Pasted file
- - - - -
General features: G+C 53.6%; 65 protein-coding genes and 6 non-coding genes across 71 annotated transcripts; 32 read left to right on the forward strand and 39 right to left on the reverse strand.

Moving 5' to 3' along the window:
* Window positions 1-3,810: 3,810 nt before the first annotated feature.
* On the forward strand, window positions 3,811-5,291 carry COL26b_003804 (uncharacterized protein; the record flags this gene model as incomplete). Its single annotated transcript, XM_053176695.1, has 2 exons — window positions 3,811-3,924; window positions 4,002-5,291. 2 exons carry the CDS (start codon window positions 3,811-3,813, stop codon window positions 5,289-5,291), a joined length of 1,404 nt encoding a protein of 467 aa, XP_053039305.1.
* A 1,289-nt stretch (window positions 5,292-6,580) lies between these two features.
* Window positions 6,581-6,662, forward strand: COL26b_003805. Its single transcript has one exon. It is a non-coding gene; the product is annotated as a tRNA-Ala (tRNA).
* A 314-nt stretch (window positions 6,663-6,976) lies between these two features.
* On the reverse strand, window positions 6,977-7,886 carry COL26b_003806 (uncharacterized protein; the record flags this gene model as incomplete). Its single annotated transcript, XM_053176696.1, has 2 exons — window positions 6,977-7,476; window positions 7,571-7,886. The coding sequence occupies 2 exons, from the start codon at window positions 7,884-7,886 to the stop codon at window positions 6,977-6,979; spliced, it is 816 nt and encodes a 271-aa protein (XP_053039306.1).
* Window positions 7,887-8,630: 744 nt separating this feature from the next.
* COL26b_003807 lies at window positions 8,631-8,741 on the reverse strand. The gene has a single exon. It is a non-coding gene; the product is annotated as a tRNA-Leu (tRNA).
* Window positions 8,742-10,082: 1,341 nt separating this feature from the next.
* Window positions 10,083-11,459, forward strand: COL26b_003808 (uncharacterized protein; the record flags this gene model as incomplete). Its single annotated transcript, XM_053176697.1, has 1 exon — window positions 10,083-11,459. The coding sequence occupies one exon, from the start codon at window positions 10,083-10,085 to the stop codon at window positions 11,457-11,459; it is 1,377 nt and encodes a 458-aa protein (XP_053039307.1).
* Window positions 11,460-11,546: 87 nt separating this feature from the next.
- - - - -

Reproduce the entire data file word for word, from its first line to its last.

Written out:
General features: G+C 53.6%; 65 protein-coding genes and 6 non-coding genes across 71 annotated transcripts; 32 read left to right on the forward strand and 39 right to left on the reverse strand.

Moving 5' to 3' along the window:
* Window positions 1-3,810: 3,810 nt before the first annotated feature.
* On the forward strand, window positions 3,811-5,291 carry COL26b_003804 (uncharacterized protein; the record flags this gene model as incomplete). Its single annotated transcript, XM_053176695.1, has 2 exons — window positions 3,811-3,924; window positions 4,002-5,291. 2 exons carry the CDS (start codon window positions 3,811-3,813, stop codon window positions 5,289-5,291), a joined length of 1,404 nt encoding a protein of 467 aa, XP_053039305.1.
* A 1,289-nt stretch (window positions 5,292-6,580) lies between these two features.
* Window positions 6,581-6,662, forward strand: COL26b_003805. Its single transcript has one exon. It is a non-coding gene; the product is annotated as a tRNA-Ala (tRNA).
* A 314-nt stretch (window positions 6,663-6,976) lies between these two features.
* On the reverse strand, window positions 6,977-7,886 carry COL26b_003806 (uncharacterized protein; the record flags this gene model as incomplete). Its single annotated transcript, XM_053176696.1, has 2 exons — window positions 6,977-7,476; window positions 7,571-7,886. The coding sequence occupies 2 exons, from the start codon at window positions 7,884-7,886 to the stop codon at window positions 6,977-6,979; spliced, it is 816 nt and encodes a 271-aa protein (XP_053039306.1).
* Window positions 7,887-8,630: 744 nt separating this feature from the next.
* COL26b_003807 lies at window positions 8,631-8,741 on the reverse strand. The gene has a single exon. It is a non-coding gene; the product is annotated as a tRNA-Leu (tRNA).
* Window positions 8,742-10,082: 1,341 nt separating this feature from the next.
* Window positions 10,083-11,459, forward strand: COL26b_003808 (uncharacterized protein; the record flags this gene model as incomplete). Its single annotated transcript, XM_053176697.1, has 1 exon — window positions 10,083-11,459. The coding sequence occupies one exon, from the start codon at window positions 10,083-10,085 to the stop codon at window positions 11,457-11,459; it is 1,377 nt and encodes a 458-aa protein (XP_053039307.1).
* Window positions 11,460-11,546: 87 nt separating this feature from the next.